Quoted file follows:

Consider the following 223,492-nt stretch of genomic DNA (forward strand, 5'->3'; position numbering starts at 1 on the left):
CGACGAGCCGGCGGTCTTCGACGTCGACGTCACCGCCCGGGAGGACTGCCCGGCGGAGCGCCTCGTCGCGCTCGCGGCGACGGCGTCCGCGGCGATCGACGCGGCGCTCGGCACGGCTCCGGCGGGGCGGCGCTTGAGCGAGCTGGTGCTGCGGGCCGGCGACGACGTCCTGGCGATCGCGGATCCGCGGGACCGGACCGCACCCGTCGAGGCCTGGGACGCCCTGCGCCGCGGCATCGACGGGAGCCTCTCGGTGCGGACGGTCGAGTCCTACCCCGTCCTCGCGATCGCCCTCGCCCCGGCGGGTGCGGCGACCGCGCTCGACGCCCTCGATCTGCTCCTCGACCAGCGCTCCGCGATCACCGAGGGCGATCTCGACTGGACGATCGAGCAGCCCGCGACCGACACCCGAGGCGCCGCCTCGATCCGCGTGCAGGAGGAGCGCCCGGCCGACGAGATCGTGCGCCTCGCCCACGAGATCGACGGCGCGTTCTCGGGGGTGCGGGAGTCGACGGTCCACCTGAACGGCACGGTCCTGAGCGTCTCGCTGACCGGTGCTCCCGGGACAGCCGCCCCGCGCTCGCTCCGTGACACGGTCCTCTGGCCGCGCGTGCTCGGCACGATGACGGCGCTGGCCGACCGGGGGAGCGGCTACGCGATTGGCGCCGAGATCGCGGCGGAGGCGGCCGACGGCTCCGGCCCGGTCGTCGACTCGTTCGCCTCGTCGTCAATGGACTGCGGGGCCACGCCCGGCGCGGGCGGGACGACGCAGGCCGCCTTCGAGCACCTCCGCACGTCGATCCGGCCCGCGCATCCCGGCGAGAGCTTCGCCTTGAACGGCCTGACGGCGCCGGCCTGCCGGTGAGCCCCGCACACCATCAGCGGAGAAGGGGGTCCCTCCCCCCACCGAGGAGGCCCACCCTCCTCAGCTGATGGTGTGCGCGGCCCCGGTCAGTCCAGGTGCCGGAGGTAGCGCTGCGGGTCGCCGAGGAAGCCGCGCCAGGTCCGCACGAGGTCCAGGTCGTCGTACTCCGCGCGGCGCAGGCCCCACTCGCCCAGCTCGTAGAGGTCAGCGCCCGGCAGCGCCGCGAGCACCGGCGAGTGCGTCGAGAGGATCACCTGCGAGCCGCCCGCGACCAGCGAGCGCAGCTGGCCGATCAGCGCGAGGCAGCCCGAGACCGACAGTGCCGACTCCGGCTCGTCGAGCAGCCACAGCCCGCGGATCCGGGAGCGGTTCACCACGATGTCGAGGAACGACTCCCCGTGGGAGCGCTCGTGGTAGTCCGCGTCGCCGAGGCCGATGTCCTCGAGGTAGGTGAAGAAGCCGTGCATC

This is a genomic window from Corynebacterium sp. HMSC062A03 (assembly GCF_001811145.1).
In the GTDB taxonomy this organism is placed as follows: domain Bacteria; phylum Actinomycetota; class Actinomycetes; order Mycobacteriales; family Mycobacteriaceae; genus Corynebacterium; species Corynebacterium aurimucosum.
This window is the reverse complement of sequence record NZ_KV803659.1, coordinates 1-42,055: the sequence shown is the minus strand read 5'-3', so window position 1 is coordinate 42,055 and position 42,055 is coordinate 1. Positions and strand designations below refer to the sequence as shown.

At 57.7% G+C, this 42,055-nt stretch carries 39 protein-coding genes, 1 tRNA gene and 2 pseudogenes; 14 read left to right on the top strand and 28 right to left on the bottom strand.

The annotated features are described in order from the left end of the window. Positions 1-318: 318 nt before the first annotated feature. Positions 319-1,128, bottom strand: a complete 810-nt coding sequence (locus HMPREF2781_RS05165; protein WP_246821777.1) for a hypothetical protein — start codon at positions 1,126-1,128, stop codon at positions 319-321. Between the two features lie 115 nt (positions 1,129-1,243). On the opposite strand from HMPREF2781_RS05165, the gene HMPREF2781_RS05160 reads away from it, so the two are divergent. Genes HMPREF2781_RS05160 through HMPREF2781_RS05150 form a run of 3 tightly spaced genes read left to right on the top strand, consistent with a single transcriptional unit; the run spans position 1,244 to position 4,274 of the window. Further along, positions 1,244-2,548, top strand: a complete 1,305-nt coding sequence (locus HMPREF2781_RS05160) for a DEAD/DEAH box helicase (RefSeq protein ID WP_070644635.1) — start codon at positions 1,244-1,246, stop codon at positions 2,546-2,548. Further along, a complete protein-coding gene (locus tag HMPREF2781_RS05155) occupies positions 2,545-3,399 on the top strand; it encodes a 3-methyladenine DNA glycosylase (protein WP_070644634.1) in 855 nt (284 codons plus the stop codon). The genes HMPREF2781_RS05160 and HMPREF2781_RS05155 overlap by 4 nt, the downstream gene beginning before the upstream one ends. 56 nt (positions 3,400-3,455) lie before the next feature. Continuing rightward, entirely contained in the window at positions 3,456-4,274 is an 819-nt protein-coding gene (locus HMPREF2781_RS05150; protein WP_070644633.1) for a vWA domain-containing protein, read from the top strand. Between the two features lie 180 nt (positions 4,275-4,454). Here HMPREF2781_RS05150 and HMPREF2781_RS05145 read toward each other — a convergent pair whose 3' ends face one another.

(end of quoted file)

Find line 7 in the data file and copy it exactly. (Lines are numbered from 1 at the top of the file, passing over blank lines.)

The annotated features are described in order from the left end of the window. Positions 1-318: 318 nt before the first annotated feature. Positions 319-1,128, bottom strand: a complete 810-nt coding sequence (locus HMPREF2781_RS05165; protein WP_246821777.1) for a hypothetical protein — start codon at positions 1,126-1,128, stop codon at positions 319-321. Between the two features lie 115 nt (positions 1,129-1,243). On the opposite strand from HMPREF2781_RS05165, the gene HMPREF2781_RS05160 reads away from it, so the two are divergent. Genes HMPREF2781_RS05160 through HMPREF2781_RS05150 form a run of 3 tightly spaced genes read left to right on the top strand, consistent with a single transcriptional unit; the run spans position 1,244 to position 4,274 of the window. Further along, positions 1,244-2,548, top strand: a complete 1,305-nt coding sequence (locus HMPREF2781_RS05160) for a DEAD/DEAH box helicase (RefSeq protein ID WP_070644635.1) — start codon at positions 1,244-1,246, stop codon at positions 2,546-2,548. Further along, a complete protein-coding gene (locus tag HMPREF2781_RS05155) occupies positions 2,545-3,399 on the top strand; it encodes a 3-methyladenine DNA glycosylase (protein WP_070644634.1) in 855 nt (284 codons plus the stop codon). The genes HMPREF2781_RS05160 and HMPREF2781_RS05155 overlap by 4 nt, the downstream gene beginning before the upstream one ends. 56 nt (positions 3,400-3,455) lie before the next feature. Continuing rightward, entirely contained in the window at positions 3,456-4,274 is an 819-nt protein-coding gene (locus HMPREF2781_RS05150; protein WP_070644633.1) for a vWA domain-containing protein, read from the top strand. Between the two features lie 180 nt (positions 4,275-4,454). Here HMPREF2781_RS05150 and HMPREF2781_RS05145 read toward each other — a convergent pair whose 3' ends face one another.